When Congress passed a law in 2003 aimed at ending sexual assault in U.S. prisons, jails and juvenile detention centers, survivors like Jan Lastocy were hopeful that it would help solve the long-ignored problem.
Lastocy and a coalition of inmate advocacy groups and evangelical groups had worked for years to convince policymakers and corrections officials that rape behind bars shouldn't be accepted, even if the public had little sympathy for its victims.
"I felt vindicated because I had been fighting so hard, and for so long, to bring attention to this issue and get justice for myself and for all survivors," said Lastocy, who was repeatedly raped by a guard while serving time for embezzlement.
Now, some advocates worry that a proposal to reduce the law's financial penalties will severely damage it. The measure failed last fall, but its sponsor, Sen. John Cornyn, R-Texas, vows to re-introduce it in the new GOP-controlled Congress.
Cornyn said the funds include grants for worthy programs, such as ones that support rape and domestic violence victims. He said the law should be more narrowly tailored to affect money for prison construction, operations and administration.
The proposal has put some prison rape survivors on the opposite side of those who survived sexual assault on the outside.
Nearly two dozen organizations, including prison industry groups and the Rape, Abuse and Incest National Network, have lauded Cornyn's efforts, and say they trust prison officials to work vigorously at reducing rapes even without financial penalties.
"There's no desire to do anything less than help victims," said Rebecca O'Connor, RAINN's vice president of public policy, adding that her organization just wants to make sure the law is applied in a way that doesn't harm existing programs.
Advocates say the measure is the latest sign that the law's implementation is too slow.
Federal statistics show about 216,000 adult and juvenile inmates are sexually assaulted each year, compared to 238,000 people living outside of correction facilities in the U.S.
Allen Beck, a statistician with the U.S. Department of Justice who researches the incidence of prison rape, said the biggest indicator of prisoner sexual assault is the culture of the facility, not the number of inmates or security cameras.
"Really it's about how the facilities are managed, in terms of institutional culture," Beck said.
When Lastocy stepped into Camp Branch, a minimum security women's prison in Michigan, in 1998, she was facing as much as 10 years in prison for attempting to embezzle several thousand dollars from her employer, ABO Security.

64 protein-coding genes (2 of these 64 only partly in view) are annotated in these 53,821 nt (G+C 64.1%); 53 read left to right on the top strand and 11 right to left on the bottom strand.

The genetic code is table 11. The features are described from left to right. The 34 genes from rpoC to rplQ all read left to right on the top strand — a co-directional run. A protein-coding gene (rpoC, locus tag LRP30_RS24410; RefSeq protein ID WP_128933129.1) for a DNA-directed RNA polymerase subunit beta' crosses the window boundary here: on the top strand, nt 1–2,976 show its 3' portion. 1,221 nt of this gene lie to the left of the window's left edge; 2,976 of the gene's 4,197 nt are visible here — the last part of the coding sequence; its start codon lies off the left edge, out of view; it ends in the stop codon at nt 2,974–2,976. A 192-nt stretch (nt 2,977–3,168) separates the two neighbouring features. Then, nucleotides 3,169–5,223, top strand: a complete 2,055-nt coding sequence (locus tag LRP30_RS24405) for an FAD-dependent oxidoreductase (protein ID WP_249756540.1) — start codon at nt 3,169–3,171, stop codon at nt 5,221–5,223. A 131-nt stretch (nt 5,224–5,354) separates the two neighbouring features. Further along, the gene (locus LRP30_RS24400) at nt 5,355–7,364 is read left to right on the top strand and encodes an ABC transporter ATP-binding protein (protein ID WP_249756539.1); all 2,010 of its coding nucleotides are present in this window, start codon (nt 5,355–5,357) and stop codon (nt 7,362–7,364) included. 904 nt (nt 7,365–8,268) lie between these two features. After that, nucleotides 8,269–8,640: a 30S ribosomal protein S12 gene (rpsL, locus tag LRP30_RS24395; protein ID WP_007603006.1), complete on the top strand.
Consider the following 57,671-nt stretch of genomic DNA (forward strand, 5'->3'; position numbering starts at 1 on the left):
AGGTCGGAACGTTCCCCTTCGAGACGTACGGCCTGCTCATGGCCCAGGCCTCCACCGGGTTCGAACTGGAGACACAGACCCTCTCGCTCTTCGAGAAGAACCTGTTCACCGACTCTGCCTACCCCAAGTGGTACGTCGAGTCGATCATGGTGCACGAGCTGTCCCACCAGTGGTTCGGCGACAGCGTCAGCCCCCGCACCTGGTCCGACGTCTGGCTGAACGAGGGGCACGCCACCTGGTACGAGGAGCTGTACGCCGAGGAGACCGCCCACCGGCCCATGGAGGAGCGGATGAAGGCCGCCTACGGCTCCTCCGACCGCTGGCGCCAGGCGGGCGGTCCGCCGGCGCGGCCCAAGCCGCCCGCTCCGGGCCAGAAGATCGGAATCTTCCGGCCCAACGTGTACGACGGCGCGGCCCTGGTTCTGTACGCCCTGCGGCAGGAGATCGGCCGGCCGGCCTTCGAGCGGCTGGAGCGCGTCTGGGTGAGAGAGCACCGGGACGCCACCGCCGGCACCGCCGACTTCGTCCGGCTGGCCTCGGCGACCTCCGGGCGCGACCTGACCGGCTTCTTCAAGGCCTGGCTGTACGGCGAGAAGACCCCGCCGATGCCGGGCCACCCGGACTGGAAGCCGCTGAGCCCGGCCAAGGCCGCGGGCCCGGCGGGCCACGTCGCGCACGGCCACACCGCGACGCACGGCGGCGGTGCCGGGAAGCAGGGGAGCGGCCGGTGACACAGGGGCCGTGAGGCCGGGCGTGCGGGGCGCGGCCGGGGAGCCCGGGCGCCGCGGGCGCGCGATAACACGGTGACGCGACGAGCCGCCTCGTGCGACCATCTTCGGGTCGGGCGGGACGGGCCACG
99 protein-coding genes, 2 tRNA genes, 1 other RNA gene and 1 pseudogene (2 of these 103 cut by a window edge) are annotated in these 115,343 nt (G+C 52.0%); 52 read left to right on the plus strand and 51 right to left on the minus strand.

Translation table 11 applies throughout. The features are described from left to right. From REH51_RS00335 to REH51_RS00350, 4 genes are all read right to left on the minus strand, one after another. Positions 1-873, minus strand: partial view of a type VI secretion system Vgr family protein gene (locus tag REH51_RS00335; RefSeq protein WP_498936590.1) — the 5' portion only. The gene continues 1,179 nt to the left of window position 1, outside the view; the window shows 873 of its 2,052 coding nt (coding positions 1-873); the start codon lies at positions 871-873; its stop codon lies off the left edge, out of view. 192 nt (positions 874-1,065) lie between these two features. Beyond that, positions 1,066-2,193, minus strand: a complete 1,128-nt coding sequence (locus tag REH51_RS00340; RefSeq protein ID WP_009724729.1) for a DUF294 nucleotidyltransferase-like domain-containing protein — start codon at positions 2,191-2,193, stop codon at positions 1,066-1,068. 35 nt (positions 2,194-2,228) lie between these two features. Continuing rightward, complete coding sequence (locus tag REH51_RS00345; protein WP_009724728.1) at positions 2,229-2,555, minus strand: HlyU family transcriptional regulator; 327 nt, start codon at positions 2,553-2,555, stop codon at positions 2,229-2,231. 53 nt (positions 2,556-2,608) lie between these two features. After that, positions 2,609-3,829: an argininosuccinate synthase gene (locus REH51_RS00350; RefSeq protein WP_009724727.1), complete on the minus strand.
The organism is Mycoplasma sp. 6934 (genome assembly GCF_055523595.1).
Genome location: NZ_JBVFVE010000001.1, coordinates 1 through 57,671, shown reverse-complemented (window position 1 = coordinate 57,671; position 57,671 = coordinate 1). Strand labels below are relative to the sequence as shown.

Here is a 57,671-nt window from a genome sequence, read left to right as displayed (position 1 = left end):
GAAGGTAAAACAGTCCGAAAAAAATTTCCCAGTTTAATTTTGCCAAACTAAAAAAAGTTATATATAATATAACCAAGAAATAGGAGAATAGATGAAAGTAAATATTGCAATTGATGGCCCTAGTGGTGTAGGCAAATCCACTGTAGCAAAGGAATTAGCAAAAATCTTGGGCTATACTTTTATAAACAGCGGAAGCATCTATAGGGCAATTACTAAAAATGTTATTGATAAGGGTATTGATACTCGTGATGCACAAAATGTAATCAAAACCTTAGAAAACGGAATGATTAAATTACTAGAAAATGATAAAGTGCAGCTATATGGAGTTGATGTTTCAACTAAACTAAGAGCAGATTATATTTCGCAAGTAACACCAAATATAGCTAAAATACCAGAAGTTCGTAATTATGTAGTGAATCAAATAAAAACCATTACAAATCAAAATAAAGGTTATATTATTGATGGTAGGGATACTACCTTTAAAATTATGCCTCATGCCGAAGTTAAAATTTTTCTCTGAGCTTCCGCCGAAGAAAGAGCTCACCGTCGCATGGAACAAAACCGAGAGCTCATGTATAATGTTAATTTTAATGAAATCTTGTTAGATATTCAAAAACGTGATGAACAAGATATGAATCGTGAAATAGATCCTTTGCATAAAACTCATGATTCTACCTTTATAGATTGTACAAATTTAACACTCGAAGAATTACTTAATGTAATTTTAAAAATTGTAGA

As she adjusted to the discovery after her arrest that she had bipolar disorder, rape quickly became a fact of life.
Like many prison rape survivors, she feared that the guard who raped her could extend her prison stay by writing her false tickets for breaking prison rules if she reported him. He was later convicted of sexually assaulting several inmates, including Lastocy.
When she learned that she may have been his first victim, she felt guilt for not speaking up, said Lastocy, who now is an advocate for prison rape survivors.
The passage of the law, however, gave her hope that there would be fewer victims. But like other advocates, she's been frustrated by the pace of change at correctional institutions throughout the country.
So far, seven states have opted out of the law, and stand to lose 5 percent in federal money that goes toward prisons. Two states — New Jersey and New Hampshire — say they are in compliance, and 41 others are working to meet the law's requirements.
The law's backers say Cornyn's proposal would essentially gut the penalty because little, if any, federal grant money actually goes toward prison administration, operations and constructions. Those are funded by state and local governments.
To take the provision out "would totally obliterate the incentive states have to comply with" the law, said U.S. District Judge Reggie B. Walton, the chairman of the former National Prison Rape Elimination Commission.
The commission developed the law's requirements, which range from increased training of staff about sex abuse policies to screening new inmates to determine if they're likely to commit sexual assault or to be assaulted.
In Texas, which has six facilities among those nationally with the highest prevalence rate of sexual assaults, officials used nearly $2.6 million in federal money to install extra cameras in some facilities and develop a sexual assault awareness curriculum.
The state has since opted out, and faces an $800,000 loss in federal funding.
Jason Clark, a corrections spokesman, said a requirement to prevent guards from seeing inmates of the opposite sex naked in the showers or during strip searches wouldn't work because 40 percent of the correctional officer workforce is female.
Many states have trained staffers and educated inmates about how to spot and report sexual assault.
Addressing sexual assault and caring for victims "decreases the likelihood of an offender becoming a victim again and committing a violent act once he or she returns to the community," said Norah West, Washington state's corrections spokeswoman.
For Lastocy, the trauma didn't end when she left prison. She still has nightmares, 15 years later. "As much as I despise him, I don't even wish my rapist would be raped while he is in prison, because nobody deserves it," she said.